MORGANTOWN – A report from West Virginia University is indicating that the state’s economy has stabilized, stopping the economic recession that has been occurring for several years.
The University of West Virginia released the Mountain State Business Index, which was put together by a group of economists at the university. The index showed a 0.1 percent increase in July and a revision to the June numbers of a similar percentage, indicating that the state’s recession has come to end for now.
“Unfortunately, we are not very optimistic at the moment,” John Deskins, director of the West Virginia University Bureau of Business and Economic Research, told The West Virginia Record. “Our index seems to indicate that the decline is coming to an end, so output isn’t going to shrink further according to our estimates. Jobs aren’t going to shrink much further according to our estimates. That’s positive. But, on a sourer note, the index is just flat. It’s not going back up. It seems like we are going to have a flat, stagnant economy. We don’t see a strong return to growth, at least not in the near term, because we still have these long-term challenges lingering.”
Still signaling that the economy is weak in the state, the index will show significant findings over the next several months as West Virginia begins to rebuild after damage from floods. Business revenue is down in the state – a result of several businesses shutting down after the floods.
“Now we have the floods that are going to put more pressure on our economy and prevent a robust growth,” said Deskins. “We’re already starting to see some of the effects of the floods. A major problem is the money that we are spending to repair the infrastructure to try and get the flood-affected part of the state back to normal.”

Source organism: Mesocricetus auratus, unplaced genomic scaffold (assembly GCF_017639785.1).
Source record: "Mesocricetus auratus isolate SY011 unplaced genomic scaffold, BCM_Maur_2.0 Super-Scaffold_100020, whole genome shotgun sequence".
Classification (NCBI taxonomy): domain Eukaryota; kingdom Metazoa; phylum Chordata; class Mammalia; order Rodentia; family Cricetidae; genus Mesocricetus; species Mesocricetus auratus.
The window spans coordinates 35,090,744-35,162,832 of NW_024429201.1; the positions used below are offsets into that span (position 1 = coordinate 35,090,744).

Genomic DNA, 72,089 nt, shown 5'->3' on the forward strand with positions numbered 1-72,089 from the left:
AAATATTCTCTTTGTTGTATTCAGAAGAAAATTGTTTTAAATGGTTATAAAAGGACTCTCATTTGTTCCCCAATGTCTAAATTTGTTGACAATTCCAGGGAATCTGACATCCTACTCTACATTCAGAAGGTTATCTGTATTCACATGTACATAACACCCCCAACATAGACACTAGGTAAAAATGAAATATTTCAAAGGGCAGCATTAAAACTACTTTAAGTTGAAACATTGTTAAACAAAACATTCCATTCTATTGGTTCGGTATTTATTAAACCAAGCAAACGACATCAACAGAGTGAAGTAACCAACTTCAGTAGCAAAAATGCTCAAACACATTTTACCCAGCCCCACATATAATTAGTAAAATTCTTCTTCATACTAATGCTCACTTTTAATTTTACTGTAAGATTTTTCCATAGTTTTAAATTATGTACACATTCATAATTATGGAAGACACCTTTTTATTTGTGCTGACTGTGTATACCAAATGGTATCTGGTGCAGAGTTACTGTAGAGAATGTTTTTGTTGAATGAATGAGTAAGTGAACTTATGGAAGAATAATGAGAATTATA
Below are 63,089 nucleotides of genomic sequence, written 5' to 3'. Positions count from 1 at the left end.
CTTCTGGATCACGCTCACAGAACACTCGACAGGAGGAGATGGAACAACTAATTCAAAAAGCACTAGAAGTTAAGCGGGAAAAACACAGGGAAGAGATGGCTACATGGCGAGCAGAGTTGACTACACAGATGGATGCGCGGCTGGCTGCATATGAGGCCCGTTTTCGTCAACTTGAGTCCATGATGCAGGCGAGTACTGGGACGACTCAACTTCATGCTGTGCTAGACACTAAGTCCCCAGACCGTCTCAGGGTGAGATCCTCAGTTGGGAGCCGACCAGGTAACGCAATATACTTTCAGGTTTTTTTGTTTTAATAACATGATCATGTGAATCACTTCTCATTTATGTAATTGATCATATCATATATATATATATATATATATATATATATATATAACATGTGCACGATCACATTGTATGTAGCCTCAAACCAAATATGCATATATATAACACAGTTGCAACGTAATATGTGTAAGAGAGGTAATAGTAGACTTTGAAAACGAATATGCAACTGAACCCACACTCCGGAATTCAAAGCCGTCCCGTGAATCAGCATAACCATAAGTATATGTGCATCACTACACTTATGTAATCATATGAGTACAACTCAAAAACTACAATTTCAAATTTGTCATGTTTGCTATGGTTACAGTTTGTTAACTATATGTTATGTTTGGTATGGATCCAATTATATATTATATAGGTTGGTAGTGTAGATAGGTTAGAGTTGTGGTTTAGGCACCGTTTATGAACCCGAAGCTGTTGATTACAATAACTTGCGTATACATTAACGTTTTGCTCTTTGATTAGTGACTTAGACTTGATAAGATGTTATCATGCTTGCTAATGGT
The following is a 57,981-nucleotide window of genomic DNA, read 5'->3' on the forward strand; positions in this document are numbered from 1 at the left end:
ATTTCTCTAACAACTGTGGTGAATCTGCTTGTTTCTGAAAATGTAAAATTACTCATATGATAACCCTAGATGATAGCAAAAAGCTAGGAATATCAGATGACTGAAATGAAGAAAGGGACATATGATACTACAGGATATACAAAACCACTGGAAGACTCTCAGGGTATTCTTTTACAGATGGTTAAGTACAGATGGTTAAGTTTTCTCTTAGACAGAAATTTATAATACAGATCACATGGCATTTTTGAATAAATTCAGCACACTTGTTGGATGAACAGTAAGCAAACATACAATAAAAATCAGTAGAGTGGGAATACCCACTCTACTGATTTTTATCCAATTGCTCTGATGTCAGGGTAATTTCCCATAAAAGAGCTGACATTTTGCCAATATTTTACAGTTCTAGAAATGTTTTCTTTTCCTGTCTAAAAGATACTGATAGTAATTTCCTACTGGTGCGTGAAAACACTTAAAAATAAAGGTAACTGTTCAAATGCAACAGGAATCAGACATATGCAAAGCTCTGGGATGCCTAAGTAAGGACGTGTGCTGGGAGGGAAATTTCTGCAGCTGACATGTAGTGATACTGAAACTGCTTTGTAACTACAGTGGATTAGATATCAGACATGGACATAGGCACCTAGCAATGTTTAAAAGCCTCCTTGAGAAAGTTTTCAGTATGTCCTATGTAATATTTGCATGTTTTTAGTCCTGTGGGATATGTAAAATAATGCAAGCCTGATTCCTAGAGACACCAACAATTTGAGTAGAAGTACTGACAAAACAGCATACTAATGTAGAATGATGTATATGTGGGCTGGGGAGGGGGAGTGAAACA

Another factor affecting the economy in West Virginia is the large reduction in coal production in the state. With coal production going from 158 million tons in 2008 to 95 million tons in 2015, the drop is significant and is impacting the state severely. Coal production is expected to drop even further this year to an estimated 70 million tons.
“Our economy is so heavily driven by coal,” said Deskins. “If you look at West Virginia’s economy over the last several years, economic output is very stable if you don’t consider the energy sector. Energy is so volatile and coal has suffered tremendously. The drop in coal production, we think, is coming to an end. Coal has underperformed our expectations for the last several years so we’re hesitant to say that with a lot of authority. We think the fall in coal production, which is coming to an end, is leading to stabilization in the state’s economy.”
A boost in West Virginia’s economy may be coming with natural gas production that is gaining in the state. While a more robust infrastructure is needed for the gas production, it is expected that this could help the state’s stagnant energy sector.
“Over time, as we get improved natural gas infrastructure, natural gas production will increase,” said Deskins.